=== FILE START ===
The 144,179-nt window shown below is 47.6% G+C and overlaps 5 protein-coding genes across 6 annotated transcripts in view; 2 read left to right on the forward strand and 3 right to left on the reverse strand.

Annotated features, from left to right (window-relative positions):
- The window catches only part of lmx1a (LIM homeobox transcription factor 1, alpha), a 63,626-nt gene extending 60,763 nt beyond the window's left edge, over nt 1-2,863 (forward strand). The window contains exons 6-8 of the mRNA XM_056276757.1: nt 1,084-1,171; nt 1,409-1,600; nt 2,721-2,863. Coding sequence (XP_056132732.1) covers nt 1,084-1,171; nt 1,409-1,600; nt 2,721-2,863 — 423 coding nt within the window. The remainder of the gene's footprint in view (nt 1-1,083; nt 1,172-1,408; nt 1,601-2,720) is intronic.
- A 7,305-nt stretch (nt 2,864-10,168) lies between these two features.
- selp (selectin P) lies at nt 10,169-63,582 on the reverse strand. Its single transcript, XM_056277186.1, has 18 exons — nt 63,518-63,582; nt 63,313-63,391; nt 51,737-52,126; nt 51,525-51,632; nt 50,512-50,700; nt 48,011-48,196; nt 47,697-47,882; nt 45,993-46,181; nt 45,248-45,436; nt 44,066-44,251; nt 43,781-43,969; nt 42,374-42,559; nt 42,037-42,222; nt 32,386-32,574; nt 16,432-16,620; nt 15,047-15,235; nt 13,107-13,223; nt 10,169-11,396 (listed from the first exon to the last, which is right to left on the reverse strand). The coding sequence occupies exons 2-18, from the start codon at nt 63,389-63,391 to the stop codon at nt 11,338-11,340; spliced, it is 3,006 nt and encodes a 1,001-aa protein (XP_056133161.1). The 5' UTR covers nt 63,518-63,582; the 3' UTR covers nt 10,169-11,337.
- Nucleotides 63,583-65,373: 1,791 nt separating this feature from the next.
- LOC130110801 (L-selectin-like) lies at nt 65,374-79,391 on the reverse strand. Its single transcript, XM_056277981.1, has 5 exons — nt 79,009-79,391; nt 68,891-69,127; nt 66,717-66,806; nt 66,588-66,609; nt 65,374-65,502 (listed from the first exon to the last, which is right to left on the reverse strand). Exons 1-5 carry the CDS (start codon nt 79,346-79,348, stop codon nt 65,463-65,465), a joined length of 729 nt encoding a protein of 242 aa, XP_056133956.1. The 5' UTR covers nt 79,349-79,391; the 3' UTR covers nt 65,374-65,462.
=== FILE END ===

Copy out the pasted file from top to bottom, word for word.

The 144,179-nt window shown below is 47.6% G+C and overlaps 5 protein-coding genes across 6 annotated transcripts in view; 2 read left to right on the forward strand and 3 right to left on the reverse strand.

Annotated features, from left to right (window-relative positions):
- The window catches only part of lmx1a (LIM homeobox transcription factor 1, alpha), a 63,626-nt gene extending 60,763 nt beyond the window's left edge, over nt 1-2,863 (forward strand). The window contains exons 6-8 of the mRNA XM_056276757.1: nt 1,084-1,171; nt 1,409-1,600; nt 2,721-2,863. Coding sequence (XP_056132732.1) covers nt 1,084-1,171; nt 1,409-1,600; nt 2,721-2,863 — 423 coding nt within the window. The remainder of the gene's footprint in view (nt 1-1,083; nt 1,172-1,408; nt 1,601-2,720) is intronic.
- A 7,305-nt stretch (nt 2,864-10,168) lies between these two features.
- selp (selectin P) lies at nt 10,169-63,582 on the reverse strand. Its single transcript, XM_056277186.1, has 18 exons — nt 63,518-63,582; nt 63,313-63,391; nt 51,737-52,126; nt 51,525-51,632; nt 50,512-50,700; nt 48,011-48,196; nt 47,697-47,882; nt 45,993-46,181; nt 45,248-45,436; nt 44,066-44,251; nt 43,781-43,969; nt 42,374-42,559; nt 42,037-42,222; nt 32,386-32,574; nt 16,432-16,620; nt 15,047-15,235; nt 13,107-13,223; nt 10,169-11,396 (listed from the first exon to the last, which is right to left on the reverse strand). The coding sequence occupies exons 2-18, from the start codon at nt 63,389-63,391 to the stop codon at nt 11,338-11,340; spliced, it is 3,006 nt and encodes a 1,001-aa protein (XP_056133161.1). The 5' UTR covers nt 63,518-63,582; the 3' UTR covers nt 10,169-11,337.
- Nucleotides 63,583-65,373: 1,791 nt separating this feature from the next.
- LOC130110801 (L-selectin-like) lies at nt 65,374-79,391 on the reverse strand. Its single transcript, XM_056277981.1, has 5 exons — nt 79,009-79,391; nt 68,891-69,127; nt 66,717-66,806; nt 66,588-66,609; nt 65,374-65,502 (listed from the first exon to the last, which is right to left on the reverse strand). Exons 1-5 carry the CDS (start codon nt 79,346-79,348, stop codon nt 65,463-65,465), a joined length of 729 nt encoding a protein of 242 aa, XP_056133956.1. The 5' UTR covers nt 79,349-79,391; the 3' UTR covers nt 65,374-65,462.